Words by David C. Obenour
Born out of a period of personal strife and reimagining, Body Double is the effort of ex-Mansion singer, Candace Lazarou and collaborator and bassist, Noah Adams. Sharing the bond of sobriety, the two navigate bleak landscapes with the clarity of survivors. The resulting debut album, Milk Fed is a raw affair that mixes pop sensibilities with noise experimentation and detached but entirely aware vocals.
Off Shelf: How you’re holding up? Between wildfires, a long due reckoning on race in this country, the election and COVID, it’s a pretty wild time to be alive.
Candace Lazarou: This past year was already hallucinatory for me, and everything else just seemed like an escalation. It made sense that everything was nonsense.
Noah Adams: This is definitely the most bizarre time I’ve witnessed. Heartbreaking in a lot of ways but hopefully something beautiful will come from all of this. People seem pretty resilient and determined to stay and fight through it. I think we’ve been holding it together pretty well, all things considered.
OS: The two of you have been quarantining together for at least part of this time. I was wondering how this concentrated time together has changed your relationship, both personally and as a band.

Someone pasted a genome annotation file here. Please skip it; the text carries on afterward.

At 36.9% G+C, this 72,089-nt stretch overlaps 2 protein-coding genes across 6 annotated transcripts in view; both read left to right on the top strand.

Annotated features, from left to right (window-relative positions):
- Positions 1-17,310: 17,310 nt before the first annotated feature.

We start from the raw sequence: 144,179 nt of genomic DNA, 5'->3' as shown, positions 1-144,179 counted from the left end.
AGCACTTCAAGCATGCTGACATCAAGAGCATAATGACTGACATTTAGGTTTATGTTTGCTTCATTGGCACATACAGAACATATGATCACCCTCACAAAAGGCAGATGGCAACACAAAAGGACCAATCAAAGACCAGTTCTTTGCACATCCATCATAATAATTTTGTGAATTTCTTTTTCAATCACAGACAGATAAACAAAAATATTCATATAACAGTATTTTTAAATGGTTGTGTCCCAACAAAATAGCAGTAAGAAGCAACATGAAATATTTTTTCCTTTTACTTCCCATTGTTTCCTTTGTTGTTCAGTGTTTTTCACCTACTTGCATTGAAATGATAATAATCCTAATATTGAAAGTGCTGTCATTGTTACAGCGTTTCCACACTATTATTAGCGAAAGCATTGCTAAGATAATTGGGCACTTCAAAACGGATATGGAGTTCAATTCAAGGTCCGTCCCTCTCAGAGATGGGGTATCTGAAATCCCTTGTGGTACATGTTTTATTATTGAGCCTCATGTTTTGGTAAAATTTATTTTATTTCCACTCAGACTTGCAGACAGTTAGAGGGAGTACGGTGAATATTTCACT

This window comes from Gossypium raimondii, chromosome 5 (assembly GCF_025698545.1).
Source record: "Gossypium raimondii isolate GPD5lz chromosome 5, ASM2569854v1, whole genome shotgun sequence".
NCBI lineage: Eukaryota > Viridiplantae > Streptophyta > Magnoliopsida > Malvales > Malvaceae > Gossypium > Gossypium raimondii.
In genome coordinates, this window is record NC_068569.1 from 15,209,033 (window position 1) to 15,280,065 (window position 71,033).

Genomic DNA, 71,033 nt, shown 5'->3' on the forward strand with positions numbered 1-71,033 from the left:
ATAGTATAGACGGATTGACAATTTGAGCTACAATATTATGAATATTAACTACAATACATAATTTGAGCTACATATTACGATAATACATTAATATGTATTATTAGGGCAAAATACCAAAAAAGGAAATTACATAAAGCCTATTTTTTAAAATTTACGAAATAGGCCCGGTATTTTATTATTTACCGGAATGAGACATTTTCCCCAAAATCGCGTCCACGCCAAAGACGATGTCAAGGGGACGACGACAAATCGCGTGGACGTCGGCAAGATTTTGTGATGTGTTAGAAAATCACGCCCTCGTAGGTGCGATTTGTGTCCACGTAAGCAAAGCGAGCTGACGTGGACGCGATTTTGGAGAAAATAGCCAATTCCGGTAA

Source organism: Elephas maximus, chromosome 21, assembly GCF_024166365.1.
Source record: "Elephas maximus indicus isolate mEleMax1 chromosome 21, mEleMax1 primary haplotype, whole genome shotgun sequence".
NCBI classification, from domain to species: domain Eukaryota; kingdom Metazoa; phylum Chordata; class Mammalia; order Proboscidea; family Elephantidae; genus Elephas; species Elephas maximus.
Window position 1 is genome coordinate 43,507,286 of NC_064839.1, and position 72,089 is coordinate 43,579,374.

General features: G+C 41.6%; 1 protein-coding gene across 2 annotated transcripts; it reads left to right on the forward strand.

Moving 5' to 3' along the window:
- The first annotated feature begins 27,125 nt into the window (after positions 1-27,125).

CL: Shelter in place is a pretty good team building and breaking exercise. Doesn’t it seem like all the romantic couples either broke up or eloped by month three? Body Double got a better sense of who likes to do what in the band in all the realms tangential to songwriting… like videos, being on the internet, artwork, etc. Some things drive me less crazy than Noah and vice versa.
OS: Candace, Milk Fed was born out of an intense period of grief and change for you. I was wondering how these songs resonated with you and the place you’re in now that the album is being released.
CL: I used to read a lot of music interviews when I was a kid, and a prevailing theme was artists being loathe to talk about whatever album they were tasked to promote. “I made that record a year ago man, that’s old news, I’m just here to play”, etc. I don’t know if musicians complain as much in interview now as they did in the 90s, but I personally learned to love talking about songs I’ve written.